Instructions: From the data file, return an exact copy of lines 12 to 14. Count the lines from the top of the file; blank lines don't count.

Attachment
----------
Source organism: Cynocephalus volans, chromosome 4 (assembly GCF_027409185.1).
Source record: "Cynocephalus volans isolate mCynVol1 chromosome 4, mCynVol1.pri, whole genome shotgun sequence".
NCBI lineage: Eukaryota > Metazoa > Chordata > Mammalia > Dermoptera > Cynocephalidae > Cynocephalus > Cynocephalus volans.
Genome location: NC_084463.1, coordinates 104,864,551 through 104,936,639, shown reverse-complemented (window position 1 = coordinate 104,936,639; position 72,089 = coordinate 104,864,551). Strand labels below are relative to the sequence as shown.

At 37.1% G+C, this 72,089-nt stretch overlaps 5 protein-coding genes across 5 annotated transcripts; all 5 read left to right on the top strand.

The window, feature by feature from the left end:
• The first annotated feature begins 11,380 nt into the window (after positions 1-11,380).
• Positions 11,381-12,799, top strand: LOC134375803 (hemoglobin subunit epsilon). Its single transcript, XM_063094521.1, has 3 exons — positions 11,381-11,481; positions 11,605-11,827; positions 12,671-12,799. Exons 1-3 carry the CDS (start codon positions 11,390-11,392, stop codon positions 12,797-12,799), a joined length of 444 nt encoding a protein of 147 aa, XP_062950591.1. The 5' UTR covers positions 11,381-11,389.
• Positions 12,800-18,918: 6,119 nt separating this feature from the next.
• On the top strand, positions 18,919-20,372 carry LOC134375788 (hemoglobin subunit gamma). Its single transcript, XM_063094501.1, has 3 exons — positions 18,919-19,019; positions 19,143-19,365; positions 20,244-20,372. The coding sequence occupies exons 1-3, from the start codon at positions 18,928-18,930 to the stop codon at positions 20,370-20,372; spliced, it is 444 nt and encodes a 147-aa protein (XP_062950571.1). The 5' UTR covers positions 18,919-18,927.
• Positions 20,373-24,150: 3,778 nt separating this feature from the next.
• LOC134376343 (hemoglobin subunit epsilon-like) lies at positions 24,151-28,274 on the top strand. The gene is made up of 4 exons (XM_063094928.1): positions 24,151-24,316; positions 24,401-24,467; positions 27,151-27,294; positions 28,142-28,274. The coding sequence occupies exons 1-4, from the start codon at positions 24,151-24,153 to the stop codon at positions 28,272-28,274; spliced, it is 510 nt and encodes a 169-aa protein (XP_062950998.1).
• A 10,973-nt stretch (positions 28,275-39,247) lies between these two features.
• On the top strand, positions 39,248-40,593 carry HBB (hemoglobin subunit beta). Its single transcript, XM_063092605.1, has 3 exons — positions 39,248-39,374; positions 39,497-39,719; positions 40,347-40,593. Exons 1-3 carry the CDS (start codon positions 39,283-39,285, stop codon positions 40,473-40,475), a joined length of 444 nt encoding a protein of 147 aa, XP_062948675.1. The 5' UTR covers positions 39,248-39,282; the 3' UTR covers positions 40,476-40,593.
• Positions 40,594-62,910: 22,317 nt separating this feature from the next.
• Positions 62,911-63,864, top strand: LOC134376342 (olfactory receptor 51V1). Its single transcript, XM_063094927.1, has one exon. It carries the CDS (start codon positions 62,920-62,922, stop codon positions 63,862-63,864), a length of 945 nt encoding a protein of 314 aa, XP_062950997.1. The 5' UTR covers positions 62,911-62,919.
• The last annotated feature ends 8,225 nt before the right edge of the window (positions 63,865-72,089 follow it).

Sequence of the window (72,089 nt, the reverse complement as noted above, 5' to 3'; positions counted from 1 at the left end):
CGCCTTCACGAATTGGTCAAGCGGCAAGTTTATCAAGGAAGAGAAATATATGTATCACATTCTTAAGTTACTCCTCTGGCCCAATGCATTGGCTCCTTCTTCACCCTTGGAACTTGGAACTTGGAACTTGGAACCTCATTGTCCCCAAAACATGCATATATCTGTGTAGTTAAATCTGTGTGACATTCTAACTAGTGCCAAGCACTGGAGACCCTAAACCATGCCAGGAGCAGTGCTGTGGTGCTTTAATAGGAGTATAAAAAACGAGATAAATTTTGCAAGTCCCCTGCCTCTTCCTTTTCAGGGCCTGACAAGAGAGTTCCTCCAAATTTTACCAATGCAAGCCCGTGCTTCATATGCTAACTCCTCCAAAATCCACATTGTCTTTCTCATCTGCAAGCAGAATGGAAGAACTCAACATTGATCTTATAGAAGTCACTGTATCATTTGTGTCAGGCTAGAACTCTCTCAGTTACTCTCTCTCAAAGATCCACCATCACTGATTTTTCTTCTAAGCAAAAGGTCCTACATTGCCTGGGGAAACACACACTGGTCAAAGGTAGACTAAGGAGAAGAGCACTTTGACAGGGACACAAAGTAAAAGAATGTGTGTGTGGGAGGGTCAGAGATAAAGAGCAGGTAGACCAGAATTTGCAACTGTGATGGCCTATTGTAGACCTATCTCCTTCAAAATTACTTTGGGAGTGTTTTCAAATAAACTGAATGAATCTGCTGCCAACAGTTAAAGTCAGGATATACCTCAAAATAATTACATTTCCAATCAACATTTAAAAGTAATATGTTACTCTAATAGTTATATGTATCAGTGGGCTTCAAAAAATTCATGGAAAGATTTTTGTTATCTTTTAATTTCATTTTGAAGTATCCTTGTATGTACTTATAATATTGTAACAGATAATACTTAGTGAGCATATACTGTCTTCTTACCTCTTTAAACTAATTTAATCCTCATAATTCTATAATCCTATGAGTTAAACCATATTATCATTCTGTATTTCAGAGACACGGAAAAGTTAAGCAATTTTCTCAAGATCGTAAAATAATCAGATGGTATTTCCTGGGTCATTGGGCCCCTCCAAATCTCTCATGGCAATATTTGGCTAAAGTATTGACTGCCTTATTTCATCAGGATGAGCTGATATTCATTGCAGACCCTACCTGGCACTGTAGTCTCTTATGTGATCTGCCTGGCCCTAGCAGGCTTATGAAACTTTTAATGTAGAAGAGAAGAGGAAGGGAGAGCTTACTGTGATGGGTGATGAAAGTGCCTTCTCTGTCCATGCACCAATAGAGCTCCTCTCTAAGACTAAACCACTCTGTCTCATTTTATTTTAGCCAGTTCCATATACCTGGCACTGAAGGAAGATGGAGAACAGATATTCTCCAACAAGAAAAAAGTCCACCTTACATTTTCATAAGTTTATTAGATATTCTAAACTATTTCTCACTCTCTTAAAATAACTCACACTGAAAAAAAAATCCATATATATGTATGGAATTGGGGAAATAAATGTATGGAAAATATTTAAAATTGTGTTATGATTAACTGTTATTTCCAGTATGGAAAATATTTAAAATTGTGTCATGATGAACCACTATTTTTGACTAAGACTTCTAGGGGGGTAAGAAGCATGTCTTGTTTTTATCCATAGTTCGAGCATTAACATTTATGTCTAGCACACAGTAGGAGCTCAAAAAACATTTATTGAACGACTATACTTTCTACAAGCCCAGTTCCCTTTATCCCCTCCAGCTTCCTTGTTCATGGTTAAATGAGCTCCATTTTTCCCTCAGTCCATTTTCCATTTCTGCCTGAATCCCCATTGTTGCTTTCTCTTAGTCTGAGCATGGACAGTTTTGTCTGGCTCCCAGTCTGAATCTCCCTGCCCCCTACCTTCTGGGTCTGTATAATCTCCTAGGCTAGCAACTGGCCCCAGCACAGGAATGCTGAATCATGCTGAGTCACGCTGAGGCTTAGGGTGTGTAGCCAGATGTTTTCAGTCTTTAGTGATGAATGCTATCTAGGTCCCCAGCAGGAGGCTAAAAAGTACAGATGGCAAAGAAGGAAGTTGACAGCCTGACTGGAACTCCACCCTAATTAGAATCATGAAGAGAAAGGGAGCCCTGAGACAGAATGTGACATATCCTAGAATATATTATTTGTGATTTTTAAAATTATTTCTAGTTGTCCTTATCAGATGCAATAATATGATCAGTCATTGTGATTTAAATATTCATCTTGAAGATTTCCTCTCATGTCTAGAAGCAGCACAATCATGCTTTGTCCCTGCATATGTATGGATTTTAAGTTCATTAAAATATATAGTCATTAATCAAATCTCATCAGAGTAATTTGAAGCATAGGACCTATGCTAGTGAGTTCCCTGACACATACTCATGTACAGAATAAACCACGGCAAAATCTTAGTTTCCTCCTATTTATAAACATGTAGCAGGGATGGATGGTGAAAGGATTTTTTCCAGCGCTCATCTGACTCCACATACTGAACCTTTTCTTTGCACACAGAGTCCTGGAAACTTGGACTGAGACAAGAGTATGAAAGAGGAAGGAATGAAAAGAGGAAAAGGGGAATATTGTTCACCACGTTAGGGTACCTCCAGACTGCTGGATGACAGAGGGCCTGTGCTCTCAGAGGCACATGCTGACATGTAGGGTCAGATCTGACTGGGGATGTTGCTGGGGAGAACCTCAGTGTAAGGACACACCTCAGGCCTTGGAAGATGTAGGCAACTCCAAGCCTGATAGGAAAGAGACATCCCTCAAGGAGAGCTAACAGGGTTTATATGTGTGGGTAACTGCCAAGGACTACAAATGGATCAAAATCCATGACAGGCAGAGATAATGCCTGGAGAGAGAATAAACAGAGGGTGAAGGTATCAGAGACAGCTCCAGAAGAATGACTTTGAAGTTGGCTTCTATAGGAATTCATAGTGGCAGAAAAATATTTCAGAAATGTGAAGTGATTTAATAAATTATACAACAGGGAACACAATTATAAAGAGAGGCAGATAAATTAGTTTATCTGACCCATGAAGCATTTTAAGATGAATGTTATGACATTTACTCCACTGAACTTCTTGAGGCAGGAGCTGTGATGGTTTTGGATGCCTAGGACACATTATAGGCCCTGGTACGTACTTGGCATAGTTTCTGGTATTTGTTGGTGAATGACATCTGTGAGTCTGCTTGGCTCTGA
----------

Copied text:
• LOC134376343 (hemoglobin subunit epsilon-like) lies at positions 24,151-28,274 on the top strand. The gene is made up of 4 exons (XM_063094928.1): positions 24,151-24,316; positions 24,401-24,467; positions 27,151-27,294; positions 28,142-28,274. The coding sequence occupies exons 1-4, from the start codon at positions 24,151-24,153 to the stop codon at positions 28,272-28,274; spliced, it is 510 nt and encodes a 169-aa protein (XP_062950998.1).
• A 10,973-nt stretch (positions 28,275-39,247) lies between these two features.
• On the top strand, positions 39,248-40,593 carry HBB (hemoglobin subunit beta). Its single transcript, XM_063092605.1, has 3 exons — positions 39,248-39,374; positions 39,497-39,719; positions 40,347-40,593. Exons 1-3 carry the CDS (start codon positions 39,283-39,285, stop codon positions 40,473-40,475), a joined length of 444 nt encoding a protein of 147 aa, XP_062948675.1. The 5' UTR covers positions 39,248-39,282; the 3' UTR covers positions 40,476-40,593.